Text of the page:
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Ronan's report


Tuesday 17th May, 2011

We all do it, think that things will be better around the corner. At some point we know we should stop and take advantage of what it is that we are passing... it isn't always better around the next bend. 900 kilometers is a long way to be reminded of that.

Right from the first light of the sun I had high expectations for the day. Despite the reason for the trip, I figured I would see my first brown of the season, maybe catch my first trout on a dry this year, or find an arctic grayling in some pool.

The first 4 hours of the drive was slow and painfull, every trout bearing water I crossed was flowing fast and blown to the colour of chocolate milk. I was expecting that, so I wasn't disappointed. Crossing some of central Alberta's trout streams 5 hours into the drive and they were a little clearer. I should have stopped there, but since the foothills melt had occured, I though the streams would be better around the next bend. I was right... the streams got better. From the agricultural streams up the slopes to the foothill streams, everytime I crossed a creek it got a little clearer.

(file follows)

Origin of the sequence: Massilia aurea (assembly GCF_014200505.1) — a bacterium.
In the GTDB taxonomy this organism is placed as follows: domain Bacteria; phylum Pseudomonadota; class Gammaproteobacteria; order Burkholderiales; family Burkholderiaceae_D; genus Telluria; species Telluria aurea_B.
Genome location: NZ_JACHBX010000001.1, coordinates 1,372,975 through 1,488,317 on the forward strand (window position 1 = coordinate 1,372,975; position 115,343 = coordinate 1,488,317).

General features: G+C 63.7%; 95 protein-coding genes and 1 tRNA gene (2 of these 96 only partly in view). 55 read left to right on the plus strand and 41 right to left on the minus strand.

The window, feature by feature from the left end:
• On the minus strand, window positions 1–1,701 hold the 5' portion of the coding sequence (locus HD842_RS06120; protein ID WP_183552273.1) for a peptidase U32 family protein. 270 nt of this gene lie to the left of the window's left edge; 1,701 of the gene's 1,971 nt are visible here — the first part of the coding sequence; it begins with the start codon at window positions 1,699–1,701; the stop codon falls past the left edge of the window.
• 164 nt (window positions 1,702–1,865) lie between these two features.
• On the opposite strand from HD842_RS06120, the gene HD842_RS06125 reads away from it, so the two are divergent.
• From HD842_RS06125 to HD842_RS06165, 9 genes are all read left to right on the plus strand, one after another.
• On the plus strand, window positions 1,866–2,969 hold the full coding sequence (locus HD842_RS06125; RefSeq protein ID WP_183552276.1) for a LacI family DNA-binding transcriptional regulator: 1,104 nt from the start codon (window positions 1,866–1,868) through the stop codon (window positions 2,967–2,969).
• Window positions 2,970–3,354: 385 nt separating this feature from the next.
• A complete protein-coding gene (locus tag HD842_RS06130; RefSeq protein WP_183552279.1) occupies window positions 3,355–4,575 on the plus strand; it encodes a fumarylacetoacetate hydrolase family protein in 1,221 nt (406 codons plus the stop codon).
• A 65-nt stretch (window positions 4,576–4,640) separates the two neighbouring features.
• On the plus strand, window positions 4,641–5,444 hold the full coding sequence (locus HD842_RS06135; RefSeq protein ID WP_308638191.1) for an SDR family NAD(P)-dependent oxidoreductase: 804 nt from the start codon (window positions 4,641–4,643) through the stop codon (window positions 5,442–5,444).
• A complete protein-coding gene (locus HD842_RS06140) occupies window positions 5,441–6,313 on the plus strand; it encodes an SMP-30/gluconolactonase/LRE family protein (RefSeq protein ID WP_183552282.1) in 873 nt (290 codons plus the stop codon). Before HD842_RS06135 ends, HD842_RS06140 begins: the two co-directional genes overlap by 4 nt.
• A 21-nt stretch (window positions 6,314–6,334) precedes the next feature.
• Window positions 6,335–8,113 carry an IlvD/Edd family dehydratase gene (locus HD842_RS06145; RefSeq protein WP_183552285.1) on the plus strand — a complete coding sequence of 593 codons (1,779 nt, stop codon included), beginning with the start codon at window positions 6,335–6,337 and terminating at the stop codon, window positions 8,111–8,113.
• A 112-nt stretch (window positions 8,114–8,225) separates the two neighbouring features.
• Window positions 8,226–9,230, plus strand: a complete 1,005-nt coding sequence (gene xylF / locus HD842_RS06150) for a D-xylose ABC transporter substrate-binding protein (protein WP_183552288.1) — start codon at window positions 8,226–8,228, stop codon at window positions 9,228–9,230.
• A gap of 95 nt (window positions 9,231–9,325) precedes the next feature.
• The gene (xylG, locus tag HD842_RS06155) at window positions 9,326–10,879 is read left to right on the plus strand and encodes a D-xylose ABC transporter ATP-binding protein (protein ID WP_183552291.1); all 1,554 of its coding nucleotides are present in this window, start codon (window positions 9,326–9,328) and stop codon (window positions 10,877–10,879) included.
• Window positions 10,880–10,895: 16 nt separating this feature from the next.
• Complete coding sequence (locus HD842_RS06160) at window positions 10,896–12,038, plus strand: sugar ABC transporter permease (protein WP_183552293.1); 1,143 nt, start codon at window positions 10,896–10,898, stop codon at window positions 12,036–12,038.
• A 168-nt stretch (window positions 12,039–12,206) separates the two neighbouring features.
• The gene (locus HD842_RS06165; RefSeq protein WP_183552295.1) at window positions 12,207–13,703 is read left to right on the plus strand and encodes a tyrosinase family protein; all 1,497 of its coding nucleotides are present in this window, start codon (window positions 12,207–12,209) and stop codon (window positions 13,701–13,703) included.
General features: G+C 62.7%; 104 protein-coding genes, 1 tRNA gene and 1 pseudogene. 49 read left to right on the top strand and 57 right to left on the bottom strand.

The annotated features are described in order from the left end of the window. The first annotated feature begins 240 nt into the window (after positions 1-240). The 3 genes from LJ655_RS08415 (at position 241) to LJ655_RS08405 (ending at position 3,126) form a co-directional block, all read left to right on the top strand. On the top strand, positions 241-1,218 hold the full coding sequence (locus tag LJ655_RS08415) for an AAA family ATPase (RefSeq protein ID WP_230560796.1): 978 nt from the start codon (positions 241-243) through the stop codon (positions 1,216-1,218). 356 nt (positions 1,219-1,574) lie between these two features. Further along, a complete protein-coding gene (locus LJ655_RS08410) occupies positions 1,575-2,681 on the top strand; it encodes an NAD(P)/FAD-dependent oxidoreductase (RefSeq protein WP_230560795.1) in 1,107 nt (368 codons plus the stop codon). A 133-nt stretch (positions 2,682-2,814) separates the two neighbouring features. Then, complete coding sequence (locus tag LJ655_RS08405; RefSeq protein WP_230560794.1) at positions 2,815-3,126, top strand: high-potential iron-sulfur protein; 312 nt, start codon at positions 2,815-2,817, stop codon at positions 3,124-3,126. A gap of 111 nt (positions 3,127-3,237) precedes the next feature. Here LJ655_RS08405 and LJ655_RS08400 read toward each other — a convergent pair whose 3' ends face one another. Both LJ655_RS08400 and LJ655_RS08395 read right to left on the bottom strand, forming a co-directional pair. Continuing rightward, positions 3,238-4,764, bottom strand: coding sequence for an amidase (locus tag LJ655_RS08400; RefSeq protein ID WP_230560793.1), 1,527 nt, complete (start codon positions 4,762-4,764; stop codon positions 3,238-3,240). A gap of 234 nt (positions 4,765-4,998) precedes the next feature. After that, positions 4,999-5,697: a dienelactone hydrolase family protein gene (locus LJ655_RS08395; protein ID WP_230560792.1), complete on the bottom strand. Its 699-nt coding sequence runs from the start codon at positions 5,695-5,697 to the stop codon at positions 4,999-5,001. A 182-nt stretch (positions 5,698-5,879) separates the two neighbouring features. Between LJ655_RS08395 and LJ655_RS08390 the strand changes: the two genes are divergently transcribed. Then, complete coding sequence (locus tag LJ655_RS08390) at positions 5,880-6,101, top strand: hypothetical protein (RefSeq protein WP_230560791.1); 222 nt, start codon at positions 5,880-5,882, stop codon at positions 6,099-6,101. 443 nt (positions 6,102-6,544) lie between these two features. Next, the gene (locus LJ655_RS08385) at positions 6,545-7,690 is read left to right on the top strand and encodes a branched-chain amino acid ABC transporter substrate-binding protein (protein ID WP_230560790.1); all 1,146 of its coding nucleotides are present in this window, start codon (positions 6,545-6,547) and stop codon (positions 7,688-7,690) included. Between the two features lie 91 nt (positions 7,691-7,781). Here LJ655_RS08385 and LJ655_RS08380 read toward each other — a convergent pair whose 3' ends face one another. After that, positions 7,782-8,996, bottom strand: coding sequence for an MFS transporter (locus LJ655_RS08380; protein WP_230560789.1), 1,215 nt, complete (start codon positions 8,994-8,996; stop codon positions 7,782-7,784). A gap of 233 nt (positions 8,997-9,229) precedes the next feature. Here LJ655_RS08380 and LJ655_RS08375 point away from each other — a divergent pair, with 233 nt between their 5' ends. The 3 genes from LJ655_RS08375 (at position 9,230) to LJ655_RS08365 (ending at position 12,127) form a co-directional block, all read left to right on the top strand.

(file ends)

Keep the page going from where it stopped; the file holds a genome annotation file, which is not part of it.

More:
I did have an ultimate goal in mind... a beautiful mountain meadow stream with big spotted brown trout, tough to catch but worth getting your belly wet crawling up to them. Every time I crossed a stream that looked clearer, all I could do was imagine how great that little creek would be.
I passed over some very nice water...

Finally by mid afternoon I crossed the front range of mountains and found myself in the little valley carved when the creek drained a glacier. Breath-taking at first glance, the sun sparkled like diamonds on the water. Deep blue sky, dark green spruce. Red willows and brown grass, I couldn't wait to drive down to the valley floor to get a closer look at the ribbon of glass meandering through the meadow. It had taken me six hours to get here, but I had arrived.

As I drove I began to notice that something wasn't right. The willows were flooded! The creek was brown and flowing over ice. Apparently this valley didn't realize it was supposed to be inbetween ice melt and runoff.

If only I had stopped and fished that clear little stream an hour before. With 400 kilometers left to drive, I couldn't go back. From that point on I would kick myself everytime I crossed a muddy creek. As I crossed into a different drainage basin (the rivers from that point now flow into the Arctic Ocean), the fishing regulations changed and the season remained closed.
I had missed my chance.

At some point you have to be happy where you are at... that last bend can come to fast and then everything is over before you know it.

Trying to slow down...
Harps


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